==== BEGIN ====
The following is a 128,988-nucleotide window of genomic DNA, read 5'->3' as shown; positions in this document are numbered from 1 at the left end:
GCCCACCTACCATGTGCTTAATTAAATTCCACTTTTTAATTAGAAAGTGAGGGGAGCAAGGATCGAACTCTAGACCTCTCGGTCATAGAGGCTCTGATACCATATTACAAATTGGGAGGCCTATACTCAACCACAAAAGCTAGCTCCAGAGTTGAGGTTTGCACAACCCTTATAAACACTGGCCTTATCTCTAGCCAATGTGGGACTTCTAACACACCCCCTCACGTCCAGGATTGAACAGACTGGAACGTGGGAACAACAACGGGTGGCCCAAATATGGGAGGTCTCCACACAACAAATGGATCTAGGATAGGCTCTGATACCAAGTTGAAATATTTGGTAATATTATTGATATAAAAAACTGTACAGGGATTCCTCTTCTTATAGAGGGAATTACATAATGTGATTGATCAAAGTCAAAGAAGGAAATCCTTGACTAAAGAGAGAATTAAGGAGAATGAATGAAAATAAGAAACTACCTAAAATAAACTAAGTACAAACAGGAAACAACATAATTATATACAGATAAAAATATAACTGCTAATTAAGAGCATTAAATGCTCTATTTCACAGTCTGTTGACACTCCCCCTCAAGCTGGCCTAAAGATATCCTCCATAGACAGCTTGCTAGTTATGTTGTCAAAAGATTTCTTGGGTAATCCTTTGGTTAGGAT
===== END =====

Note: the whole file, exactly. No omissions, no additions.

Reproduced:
The following is a 128,988-nucleotide window of genomic DNA, read 5'->3' as shown; positions in this document are numbered from 1 at the left end:
GCCCACCTACCATGTGCTTAATTAAATTCCACTTTTTAATTAGAAAGTGAGGGGAGCAAGGATCGAACTCTAGACCTCTCGGTCATAGAGGCTCTGATACCATATTACAAATTGGGAGGCCTATACTCAACCACAAAAGCTAGCTCCAGAGTTGAGGTTTGCACAACCCTTATAAACACTGGCCTTATCTCTAGCCAATGTGGGACTTCTAACACACCCCCTCACGTCCAGGATTGAACAGACTGGAACGTGGGAACAACAACGGGTGGCCCAAATATGGGAGGTCTCCACACAACAAATGGATCTAGGATAGGCTCTGATACCAAGTTGAAATATTTGGTAATATTATTGATATAAAAAACTGTACAGGGATTCCTCTTCTTATAGAGGGAATTACATAATGTGATTGATCAAAGTCAAAGAAGGAAATCCTTGACTAAAGAGAGAATTAAGGAGAATGAATGAAAATAAGAAACTACCTAAAATAAACTAAGTACAAACAGGAAACAACATAATTATATACAGATAAAAATATAACTGCTAATTAAGAGCATTAAATGCTCTATTTCACAGTCTGTTGACACTCCCCCTCAAGCTGGCCTAAAGATATCCTCCATAGACAGCTTGCTAGTTATGTTGTCAAAAGATTTCTTGGGTAATCCTTTGGTTAGGAT